Creating a successful estate plan often requires you to make use of a wide range of inter-related estate planning tools and documents. Moreover, as your estate and your family grow, your estate plan will likely need to grow as well. If you divorce and remarry, for example, you may now need to protect both your new spouse and your children from your previous marriage. One popular way to do that is to make use of a specialized type of trust known as a Qualified Terminable Interest Property, or QTIP, trust. If you are considering the use of a QTIP in your estate plan you will need to gain a better understanding of the QTIP trust requirements.
How Does a Simple Trust Work?
Trusts have evolved to the point where there is a specialized trust to fit almost any estate planning need; however, the basic concept of a trust remains the same. A trust allows you (the “Grantor” or “Settlor”) to designate assets that will be managed by a person or entity (the “Trustee”) for the benefit of a third party (the “Beneficiary”). Trusts are broadly divided into two categories – testamentary and living trust. A testamentary trust does not activate until triggered by a provision in the Grantor’s Will at the time of death while a living trust activates when all formalities of creation are complete.
Who Benefits from a QTIP Trust?
Given the unique nature of estate planning, only your estate planning attorney can tell you with certainty if a QTIP is right for your estate plan; however, understanding who typically benefits from the inclusion of a QTIP trust may be beneficial to learn. For example, a QTIP trust often works well for a Settlor who is part of a blended family. In the U.S., about half of all first marriages end in divorce and about half of those people go on to become part of a blended family at some point. If you are part of a blended family, you already understand the challenges that come with combining two families into one. A blended family can create estate planning challenges as well, starting with the seemingly disparate goals of providing for your current spouse in your estate plan while still protecting assets that are intended for your children from a previous marriage. If you find yourself facing just such a dilemma, you may benefit from the inclusion of a QTIP trust into your estate plan.
The Spousal Dilemma
During your first marriage, your plan was likely to leave all your assets to your spouse. Your spouse then created a reciprocal estate plan. The understanding between the two of you was that the last one to go would then pass those assets on down to your children. Once divorced though, that plan no longer works. You could leave everything to your new spouse and hope the assets get passed down to your children upon death. That would require you to have absolute faith that your spouse would follow your wishes and not deplete the assets because once you are gone, your spouse will have complete control over those assets with no legal constraints on their use. Your children could wind up with nothing. A QTIP trust prevents that possibility while still providing for your spouse.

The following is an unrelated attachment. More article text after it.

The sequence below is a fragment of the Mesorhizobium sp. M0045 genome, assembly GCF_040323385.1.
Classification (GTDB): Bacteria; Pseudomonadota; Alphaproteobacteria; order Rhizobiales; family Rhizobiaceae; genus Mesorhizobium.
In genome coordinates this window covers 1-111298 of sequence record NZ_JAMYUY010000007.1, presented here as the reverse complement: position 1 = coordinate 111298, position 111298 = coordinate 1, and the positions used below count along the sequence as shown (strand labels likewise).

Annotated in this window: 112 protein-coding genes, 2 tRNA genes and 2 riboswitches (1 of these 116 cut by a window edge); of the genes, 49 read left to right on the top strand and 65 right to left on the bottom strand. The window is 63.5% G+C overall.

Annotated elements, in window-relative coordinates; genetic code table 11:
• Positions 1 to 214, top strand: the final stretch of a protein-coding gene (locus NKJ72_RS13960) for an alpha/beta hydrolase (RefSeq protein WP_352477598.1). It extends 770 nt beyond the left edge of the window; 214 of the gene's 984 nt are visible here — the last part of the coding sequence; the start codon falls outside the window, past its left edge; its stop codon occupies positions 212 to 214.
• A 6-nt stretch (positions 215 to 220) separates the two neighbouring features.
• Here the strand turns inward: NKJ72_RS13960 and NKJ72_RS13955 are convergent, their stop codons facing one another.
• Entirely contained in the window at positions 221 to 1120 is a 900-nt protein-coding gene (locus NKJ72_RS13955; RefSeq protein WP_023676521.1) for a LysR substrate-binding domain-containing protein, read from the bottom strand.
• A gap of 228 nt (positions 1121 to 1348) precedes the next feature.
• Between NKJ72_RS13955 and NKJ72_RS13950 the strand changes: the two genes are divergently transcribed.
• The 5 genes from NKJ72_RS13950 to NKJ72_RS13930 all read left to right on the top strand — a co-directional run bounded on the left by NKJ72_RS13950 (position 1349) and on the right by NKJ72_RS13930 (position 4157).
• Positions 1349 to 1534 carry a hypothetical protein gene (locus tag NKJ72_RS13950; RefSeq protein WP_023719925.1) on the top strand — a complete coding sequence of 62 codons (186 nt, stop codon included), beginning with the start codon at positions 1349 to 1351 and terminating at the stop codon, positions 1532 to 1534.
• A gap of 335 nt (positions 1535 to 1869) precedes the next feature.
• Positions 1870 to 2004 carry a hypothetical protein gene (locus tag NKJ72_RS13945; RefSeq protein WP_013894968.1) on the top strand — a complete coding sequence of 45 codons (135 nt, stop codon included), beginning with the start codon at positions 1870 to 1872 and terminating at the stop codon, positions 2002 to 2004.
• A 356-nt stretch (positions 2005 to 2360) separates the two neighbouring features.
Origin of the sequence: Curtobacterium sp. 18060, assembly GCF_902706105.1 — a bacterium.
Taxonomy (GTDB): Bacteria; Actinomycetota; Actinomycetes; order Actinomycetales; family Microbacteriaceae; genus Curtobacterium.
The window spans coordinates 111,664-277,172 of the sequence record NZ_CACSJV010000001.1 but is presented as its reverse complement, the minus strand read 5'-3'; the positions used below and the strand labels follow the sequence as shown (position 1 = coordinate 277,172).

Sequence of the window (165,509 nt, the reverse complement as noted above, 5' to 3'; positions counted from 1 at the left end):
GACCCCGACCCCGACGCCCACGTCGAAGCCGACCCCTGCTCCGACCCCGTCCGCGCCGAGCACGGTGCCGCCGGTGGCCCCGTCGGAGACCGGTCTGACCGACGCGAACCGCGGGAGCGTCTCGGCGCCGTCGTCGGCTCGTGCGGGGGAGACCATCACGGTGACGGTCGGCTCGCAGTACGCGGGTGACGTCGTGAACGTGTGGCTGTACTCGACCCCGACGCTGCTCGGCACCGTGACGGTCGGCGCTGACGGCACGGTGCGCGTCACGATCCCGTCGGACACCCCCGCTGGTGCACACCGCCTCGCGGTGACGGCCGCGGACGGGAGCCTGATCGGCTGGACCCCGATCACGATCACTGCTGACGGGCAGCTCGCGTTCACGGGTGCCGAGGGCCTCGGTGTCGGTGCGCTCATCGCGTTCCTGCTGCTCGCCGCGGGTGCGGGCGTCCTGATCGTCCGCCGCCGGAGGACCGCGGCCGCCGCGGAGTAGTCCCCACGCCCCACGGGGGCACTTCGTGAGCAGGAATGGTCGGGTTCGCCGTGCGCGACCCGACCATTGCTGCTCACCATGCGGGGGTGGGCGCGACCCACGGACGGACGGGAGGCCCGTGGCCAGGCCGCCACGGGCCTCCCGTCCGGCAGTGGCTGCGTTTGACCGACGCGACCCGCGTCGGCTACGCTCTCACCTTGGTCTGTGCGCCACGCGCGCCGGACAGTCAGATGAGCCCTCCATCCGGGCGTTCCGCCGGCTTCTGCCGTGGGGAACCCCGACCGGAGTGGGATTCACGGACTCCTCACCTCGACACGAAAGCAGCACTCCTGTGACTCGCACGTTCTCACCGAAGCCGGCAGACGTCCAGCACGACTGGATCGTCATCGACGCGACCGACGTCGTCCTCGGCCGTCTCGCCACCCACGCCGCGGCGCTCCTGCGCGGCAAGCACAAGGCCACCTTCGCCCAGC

QTIP Trust Requirements and How It Can Help
A QTIP trust operates in basically the same way as any other trust with some special terms designed to provide for your spouse while protecting your children’s inheritance. You will need to appoint a Trustee to oversee the administration of the trust and to manage the trust assets. Assets transferred into the QTIP trust are not actually gifted to your current spouse when you die. Instead, your spouse receives income from the trust assets but cannot withdraw the principal from the trust nor can he or she decide on the ultimate disposition of the trust assets. In the case of real property, your surviving spouse may also receive a “life estate” in the property, meaning that he or she may remain in the home until death, but will never own the property outright. When your surviving spouse dies all assets held in the trust are then transferred to the intended QTIP trust beneficiaries, typically your children from a previous marriage.
Contact California Trust Lawyers
Please download our FREE estate planning checklist. If you have additional questions about QTIP trust requirements, contact the Northern California Center for Estate Planning & Elder Law today by calling (916)-437-3500 or by filling out our online contact form.
- Estate Planning and Charitable Giving — Key Points - March 29, 2020
- Over-Funding Your Retirement Plan: A Potential Estate Planning Problem - March 27, 2020
- Best Places to Retire: State Taxation - March 25, 2020